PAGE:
"Splitting your data. In most deep learning problems, train and test come from different distributions. For example, suppose you are working on implementing an AI powered rearview mirror and have gathered 2 chunks of data: the first, larger chunk comes from many places (could be partly bought, and partly crowdsourced) and the second, much smaller chunk is actual car data.

In this case, splitting the data into train/dev/test can be tricky. One might be tempted to carve the dev set out of the training chunk like in the first example of the diagram below. (Note that the chunk on the left corresponds to data mined from the first distribution and the one on the right to the one from the second distribution.)

This is bad because we usually want our dev and test to come from the same distribution. The reason for this is that because a part of the team will be spending a lot of time tuning the model to work well on the dev set, if the test set were to turn out very different from the dev set, then pretty much all the work would have been wasted effort."


  • 2
    $\begingroup$ ... The training set also should come from the same distribution. If not, the data used to train will (most likely) not reflect features that you want your method to learn, or at least, it will miss out on important features. This is the same reason that the validation & testing set should come from the same distribution. $\endgroup$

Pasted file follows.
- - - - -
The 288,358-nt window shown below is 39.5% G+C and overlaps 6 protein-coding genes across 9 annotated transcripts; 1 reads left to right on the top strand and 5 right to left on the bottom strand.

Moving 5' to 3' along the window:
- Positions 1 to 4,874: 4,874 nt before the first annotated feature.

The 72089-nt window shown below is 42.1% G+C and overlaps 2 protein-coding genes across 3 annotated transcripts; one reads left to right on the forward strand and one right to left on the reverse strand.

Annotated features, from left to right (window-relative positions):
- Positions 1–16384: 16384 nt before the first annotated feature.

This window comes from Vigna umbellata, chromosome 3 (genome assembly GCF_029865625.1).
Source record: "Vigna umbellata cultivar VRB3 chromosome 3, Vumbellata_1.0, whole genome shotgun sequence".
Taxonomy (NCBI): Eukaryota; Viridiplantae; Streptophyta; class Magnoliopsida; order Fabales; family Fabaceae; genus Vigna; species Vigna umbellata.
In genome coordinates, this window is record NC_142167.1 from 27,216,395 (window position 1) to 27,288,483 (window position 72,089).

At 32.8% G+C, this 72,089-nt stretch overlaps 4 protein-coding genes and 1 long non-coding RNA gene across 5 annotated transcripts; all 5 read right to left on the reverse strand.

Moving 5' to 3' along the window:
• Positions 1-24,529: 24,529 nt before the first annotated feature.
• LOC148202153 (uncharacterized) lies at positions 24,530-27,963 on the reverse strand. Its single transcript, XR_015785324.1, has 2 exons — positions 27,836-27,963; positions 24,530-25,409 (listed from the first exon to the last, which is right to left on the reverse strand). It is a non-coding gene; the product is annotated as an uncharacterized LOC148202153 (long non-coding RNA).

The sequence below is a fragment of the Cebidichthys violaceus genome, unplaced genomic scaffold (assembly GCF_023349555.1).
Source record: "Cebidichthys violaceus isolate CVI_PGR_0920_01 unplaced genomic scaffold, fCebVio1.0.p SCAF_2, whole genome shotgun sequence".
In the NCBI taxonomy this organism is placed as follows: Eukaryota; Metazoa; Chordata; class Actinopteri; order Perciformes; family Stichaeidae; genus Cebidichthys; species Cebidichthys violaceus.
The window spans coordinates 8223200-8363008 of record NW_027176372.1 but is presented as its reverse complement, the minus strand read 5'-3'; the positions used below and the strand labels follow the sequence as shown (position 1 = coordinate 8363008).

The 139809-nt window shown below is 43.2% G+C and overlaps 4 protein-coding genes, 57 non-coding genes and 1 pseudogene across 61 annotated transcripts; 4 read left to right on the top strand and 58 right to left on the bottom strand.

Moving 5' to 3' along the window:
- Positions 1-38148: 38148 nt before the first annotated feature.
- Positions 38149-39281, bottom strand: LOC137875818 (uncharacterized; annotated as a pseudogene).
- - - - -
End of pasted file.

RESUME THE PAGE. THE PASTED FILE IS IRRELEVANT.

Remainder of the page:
– Jenkar
    Aug 17, 2017 at 14:14

It's a totally fair question, and I'm surprised too that it hadn't been asked. With your validation set, you're tuning your hyperparams and preparing your model for the real application on which the test set will measure the eventual performance. So as much as possible valid. set's distribution should resemble the test set, especially as the data gets bigger and valid. and test smaller relatively as practically commonly is the case. I remember Andrew Ng actually emphasizing this in a lecture.